willing to do a dialogue for publication. (The subsequent dialogue runs
above.) An appointment for the interview was made. Two days before the
original interview was to have taken place, Dr. Ferre's secretary contacted
the Daily to say that not only would Dr. Ferre not allow the interview to be
tape-recorded, but also that he wanted a written list of questions which were
to be asked, prior to the dialogue.
Certainly it is Dr. Ferre's prerogative to deny an interviewer use of a tape
recorder, although both President Nolen and Dr. Rollin Sininger, vice-
president for student affairs, had allowed taped dialogues. However, for
an administrator to ask for a list of questions prior to an interview hints of
a basic lack of trust and confidence on his part. No large newspaper would
consent to such a request and the Daily did not.
The day before the dialogue was conducted. Dr. Ferre met with the Daily
editor and a staff member to discuss time and place for the interview. That
day Dr. Ferre very candidly said that he would not permit use of a tape
recorder because, "if you write the interview, I can always say you misquo-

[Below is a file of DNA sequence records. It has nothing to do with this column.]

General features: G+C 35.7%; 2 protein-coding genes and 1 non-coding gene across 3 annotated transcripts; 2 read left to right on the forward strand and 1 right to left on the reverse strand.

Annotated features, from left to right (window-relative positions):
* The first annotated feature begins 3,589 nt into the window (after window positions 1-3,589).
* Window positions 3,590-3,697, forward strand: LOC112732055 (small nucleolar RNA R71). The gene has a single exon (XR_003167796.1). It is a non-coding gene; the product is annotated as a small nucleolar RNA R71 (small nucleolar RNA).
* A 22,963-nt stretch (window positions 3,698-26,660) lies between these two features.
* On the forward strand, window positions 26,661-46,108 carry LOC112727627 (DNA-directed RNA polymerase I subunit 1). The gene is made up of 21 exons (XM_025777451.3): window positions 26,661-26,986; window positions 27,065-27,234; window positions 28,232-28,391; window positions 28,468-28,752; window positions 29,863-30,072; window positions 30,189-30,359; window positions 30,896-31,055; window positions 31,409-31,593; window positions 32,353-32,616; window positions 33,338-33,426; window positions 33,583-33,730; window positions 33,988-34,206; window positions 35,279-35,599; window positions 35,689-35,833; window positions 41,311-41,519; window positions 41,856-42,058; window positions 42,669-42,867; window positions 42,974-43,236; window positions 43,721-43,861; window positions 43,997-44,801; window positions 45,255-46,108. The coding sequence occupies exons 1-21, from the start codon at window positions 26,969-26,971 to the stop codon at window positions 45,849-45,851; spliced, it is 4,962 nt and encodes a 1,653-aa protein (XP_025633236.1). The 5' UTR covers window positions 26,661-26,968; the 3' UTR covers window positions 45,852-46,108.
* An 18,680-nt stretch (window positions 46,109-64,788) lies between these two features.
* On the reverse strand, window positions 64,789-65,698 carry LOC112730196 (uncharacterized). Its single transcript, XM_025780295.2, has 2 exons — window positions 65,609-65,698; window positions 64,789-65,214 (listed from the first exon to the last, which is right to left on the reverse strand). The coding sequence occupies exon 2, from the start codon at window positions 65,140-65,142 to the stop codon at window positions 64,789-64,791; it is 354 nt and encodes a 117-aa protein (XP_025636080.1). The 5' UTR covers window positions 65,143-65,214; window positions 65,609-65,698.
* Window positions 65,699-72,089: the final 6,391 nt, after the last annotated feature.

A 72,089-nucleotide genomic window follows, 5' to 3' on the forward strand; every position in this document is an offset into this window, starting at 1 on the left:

Is this the "frank, open and honest communication" of which President
Nolen speaks? If so, that "open door" policy so widely proclaimed by Presi-
dent Nolen and publicized by the administration is no more than a fascade,
a sham, to delude students into thinking they can talk to an administrator
and be heard with an open mind If Dr. Ferre or any other member of the
administration speaks of accusations of misquotation before an interview
takes place, the interview itself becomes almost meaningless in regard to
objectivity and content.
But far more serious than this is the implication that a lack of trust is
present when a student speaks to an administrator. Unless the two can dis-
cuss issues very frankly, honestly and with open minds and a willingness to
trust the other, there can be no give and take of communication. If students